When I think of my very first memories of fine tea, these sounds are what come to mind. A sip of hot Anxi Tieguanyin flew out of my mouth, splashing the marble-topped dining room table before proceeding to drip sloppily onto the floor. Amused chuckles followed as I decided that I'd rather drink a Coke that day.
My dad's good friend was a tea lover from the Chaozhou region of Guangdong province, an area known for sharp businesspeople and strongly-brewed gongfu-style oolong tea. Barely a teenager, I was just about as fond of my first sip of real gongfu tea as most people are of their first sip of vodka.
Strong, dark and bitter. I couldn't figure out why adults tortured themselves by drinking such beverages, smiling as if they could possibly enjoy them. I wouldn't learn their secret until years later, when I'd come to appreciate good examples of both.
My dad's tea friends didn't come over too often when I was a youngin', but my father never seemed to mind that I would join them for a chat. My dad wasn't - and still isn't - a tea lover, but he indulged in the process; the offering of tea to guests just like a kind host would offer up a glass of iced lemonade on a beautiful summer day. It was the process and simple ceremonies of tea that I first fell in love with. I came to associate having tea with philosophical discussions, laughter and happy experiences with friends. Back in the day, we usually drank Tieguanyin from Anxi. It was the brew of choice of my dad's friends and we always had at least one box of it in the tea cabinet above the rice cooker. Those were the days when premium oolongs were all handmade and hand-roasted with charcoal, with deep and rich flavors.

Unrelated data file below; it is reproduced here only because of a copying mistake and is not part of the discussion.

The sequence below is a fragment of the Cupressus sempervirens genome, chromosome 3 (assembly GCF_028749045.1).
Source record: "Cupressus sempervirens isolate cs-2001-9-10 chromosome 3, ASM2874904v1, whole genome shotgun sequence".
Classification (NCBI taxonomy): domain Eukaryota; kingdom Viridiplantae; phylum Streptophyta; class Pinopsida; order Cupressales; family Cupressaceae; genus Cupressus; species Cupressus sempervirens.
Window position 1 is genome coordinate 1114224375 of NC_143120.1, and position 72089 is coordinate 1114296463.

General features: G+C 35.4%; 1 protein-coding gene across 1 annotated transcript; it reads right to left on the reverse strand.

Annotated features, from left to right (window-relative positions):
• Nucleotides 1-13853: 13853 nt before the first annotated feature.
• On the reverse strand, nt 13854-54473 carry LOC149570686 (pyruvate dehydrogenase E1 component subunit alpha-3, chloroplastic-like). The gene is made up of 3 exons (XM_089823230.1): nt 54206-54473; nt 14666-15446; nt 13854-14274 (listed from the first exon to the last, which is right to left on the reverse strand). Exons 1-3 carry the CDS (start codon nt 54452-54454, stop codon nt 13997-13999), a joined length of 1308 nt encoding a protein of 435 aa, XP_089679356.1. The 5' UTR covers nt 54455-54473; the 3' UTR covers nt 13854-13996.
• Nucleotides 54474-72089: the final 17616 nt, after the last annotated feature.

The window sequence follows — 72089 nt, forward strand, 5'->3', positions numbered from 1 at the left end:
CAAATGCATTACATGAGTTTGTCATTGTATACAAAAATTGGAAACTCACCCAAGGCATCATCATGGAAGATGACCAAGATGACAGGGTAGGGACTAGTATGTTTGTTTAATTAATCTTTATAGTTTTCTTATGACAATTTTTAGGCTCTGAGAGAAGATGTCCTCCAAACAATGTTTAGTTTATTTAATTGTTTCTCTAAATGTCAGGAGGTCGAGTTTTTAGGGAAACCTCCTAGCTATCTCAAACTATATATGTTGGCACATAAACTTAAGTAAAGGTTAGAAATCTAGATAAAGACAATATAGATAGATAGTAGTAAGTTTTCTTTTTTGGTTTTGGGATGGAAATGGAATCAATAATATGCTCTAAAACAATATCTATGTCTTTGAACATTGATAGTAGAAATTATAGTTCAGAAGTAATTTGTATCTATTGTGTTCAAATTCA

It wasn't until high school that my interest in tea propelled me to seek out new leaves outside of the Tieguanyin and ordinary greens at home. After weekend tennis practices, I'd occasionally stop by Chinatown and pick up some loose-leaf teas from the Ten Ren store there. King's tea, Dong Ding, and Jasmine; those were my usuals. To me, there was no world of tea outside of Ten Ren.
A Tieguanyin tastng in Taiwan - flight #1
I often drank tea with friends in college, especially during my later years there, and my friends would occasionally bring samples from their parents' special stashes. But it wasn't until my senior year, when I started working at Celadon Fine Teas (now Teance), that I received my formal tea training. I saw all of the varieties outside of my usual 1/2 dozen teas, learned how to grade & taste the expensive stuff, and how NOT to spit out puerh, even when I thought it tasted like mud. To this day, I still brew with a Gaiwan the same way that I learned to nearly 10 years ago, and I still love a finely-roasted Tieguanyin or Dong Ding above all other teas.
Just as a first love is ingrained in most people's memories, so too are my first tea-loves. Tieguanyin, with it's floral, fruity and multiple layers of flavor, and Dong Ding, with it's beautiful bouquet and balanced roasting, are still my favorites. I've had hundreds of teas in my lifetime, but the beautiful taste of a well-crafted oolong will still be what I'll always crave.